Understanding and Engaging Under-Resourced College Students &
Investigations into Economic Class in America
Need higher retention rates?
More under-resourced students than ever before are going to college, but colleges and universities sometimes fail to recognize their unique strengths and challenges.
College culture needs students to conform to standards of behavior and academic performance. A deeper understanding of students from poverty helps create conditions that make success achievable, not merely accessible.
By addressing the needs of the under-resourced college student, this workshop provides a wealth of resources for postsecondary education.
Participants will gain tools to improve retention and graduate students. Strategies include:
Faculty and staff are transformed by building understanding of the “what and why” of under-resourced college students. The remainder of the workshop is devoted to fostering responsive, “how-to” teaching and program-design ideas that help students succeed.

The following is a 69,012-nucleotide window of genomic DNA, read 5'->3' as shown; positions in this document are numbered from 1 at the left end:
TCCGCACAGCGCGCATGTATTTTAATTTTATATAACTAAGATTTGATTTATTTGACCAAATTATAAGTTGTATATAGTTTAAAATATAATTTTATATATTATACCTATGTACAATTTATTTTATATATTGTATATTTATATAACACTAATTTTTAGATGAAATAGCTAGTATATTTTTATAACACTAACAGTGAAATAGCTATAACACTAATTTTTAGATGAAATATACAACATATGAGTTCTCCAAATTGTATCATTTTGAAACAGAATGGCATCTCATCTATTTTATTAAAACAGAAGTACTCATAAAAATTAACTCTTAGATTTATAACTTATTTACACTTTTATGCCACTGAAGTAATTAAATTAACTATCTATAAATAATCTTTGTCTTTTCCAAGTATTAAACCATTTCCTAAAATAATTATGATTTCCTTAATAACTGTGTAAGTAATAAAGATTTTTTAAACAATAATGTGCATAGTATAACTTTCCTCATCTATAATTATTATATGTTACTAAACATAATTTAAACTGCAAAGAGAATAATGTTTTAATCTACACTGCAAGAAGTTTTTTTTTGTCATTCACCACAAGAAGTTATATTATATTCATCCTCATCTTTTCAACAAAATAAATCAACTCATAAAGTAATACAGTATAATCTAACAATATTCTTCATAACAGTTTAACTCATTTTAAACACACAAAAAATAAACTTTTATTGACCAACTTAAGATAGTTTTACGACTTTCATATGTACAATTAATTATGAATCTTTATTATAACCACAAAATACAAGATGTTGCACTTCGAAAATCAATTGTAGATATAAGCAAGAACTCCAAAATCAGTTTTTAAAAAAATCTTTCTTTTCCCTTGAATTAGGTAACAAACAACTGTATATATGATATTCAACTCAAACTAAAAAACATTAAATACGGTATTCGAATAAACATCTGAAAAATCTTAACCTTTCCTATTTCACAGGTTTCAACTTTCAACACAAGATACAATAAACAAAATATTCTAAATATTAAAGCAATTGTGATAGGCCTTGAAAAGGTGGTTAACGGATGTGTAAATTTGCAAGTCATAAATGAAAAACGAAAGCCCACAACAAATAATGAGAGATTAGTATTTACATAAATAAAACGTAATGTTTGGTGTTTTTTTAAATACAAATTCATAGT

Investigations into Economic Class in America will help first-generation, low-income students stay in school until they earn a degree. The 16-session curriculum improves student retention, achievement, and success by building stability, informed choices, access to power, social capital, removing barriers, and addressing the causes of poverty to create sustainable communities.
Investigations is a 16-session curriculum that helps individuals in poverty build their
resources for a more prosperous life for themselves, their families, and their communities. For many individuals who grow up in poverty where day-to-day survival is the number one goal, planning for the future is a skill that must be taught.
The Investigations curriculum:
Facilitators for both Understanding and Engaging Under-Resourced College Students and Investigations into Economic Class in America:
Contact Pam Jacobsen at 903-216-3211 or firstname.lastname@example.org for details.